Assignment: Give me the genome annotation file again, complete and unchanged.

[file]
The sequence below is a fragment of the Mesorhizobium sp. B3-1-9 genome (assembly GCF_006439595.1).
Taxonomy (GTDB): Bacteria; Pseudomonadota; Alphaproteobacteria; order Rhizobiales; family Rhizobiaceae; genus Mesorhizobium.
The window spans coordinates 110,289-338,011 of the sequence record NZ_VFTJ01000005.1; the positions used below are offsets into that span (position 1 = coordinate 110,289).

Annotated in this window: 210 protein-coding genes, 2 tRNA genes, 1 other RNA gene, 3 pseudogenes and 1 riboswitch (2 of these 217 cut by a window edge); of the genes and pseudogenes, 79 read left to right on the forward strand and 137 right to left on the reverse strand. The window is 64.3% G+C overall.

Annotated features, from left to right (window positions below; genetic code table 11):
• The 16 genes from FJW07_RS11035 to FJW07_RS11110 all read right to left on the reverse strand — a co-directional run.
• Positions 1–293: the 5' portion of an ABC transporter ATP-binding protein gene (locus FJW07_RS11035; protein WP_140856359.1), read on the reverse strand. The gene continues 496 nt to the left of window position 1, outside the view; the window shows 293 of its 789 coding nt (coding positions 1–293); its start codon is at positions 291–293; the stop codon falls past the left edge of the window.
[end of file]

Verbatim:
The sequence below is a fragment of the Mesorhizobium sp. B3-1-9 genome (assembly GCF_006439595.1).
Taxonomy (GTDB): Bacteria; Pseudomonadota; Alphaproteobacteria; order Rhizobiales; family Rhizobiaceae; genus Mesorhizobium.
The window spans coordinates 110,289-338,011 of the sequence record NZ_VFTJ01000005.1; the positions used below are offsets into that span (position 1 = coordinate 110,289).

Annotated in this window: 210 protein-coding genes, 2 tRNA genes, 1 other RNA gene, 3 pseudogenes and 1 riboswitch (2 of these 217 cut by a window edge); of the genes and pseudogenes, 79 read left to right on the forward strand and 137 right to left on the reverse strand. The window is 64.3% G+C overall.

Annotated features, from left to right (window positions below; genetic code table 11):
• The 16 genes from FJW07_RS11035 to FJW07_RS11110 all read right to left on the reverse strand — a co-directional run.
• Positions 1–293: the 5' portion of an ABC transporter ATP-binding protein gene (locus FJW07_RS11035; protein WP_140856359.1), read on the reverse strand. The gene continues 496 nt to the left of window position 1, outside the view; the window shows 293 of its 789 coding nt (coding positions 1–293); its start codon is at positions 291–293; the stop codon falls past the left edge of the window.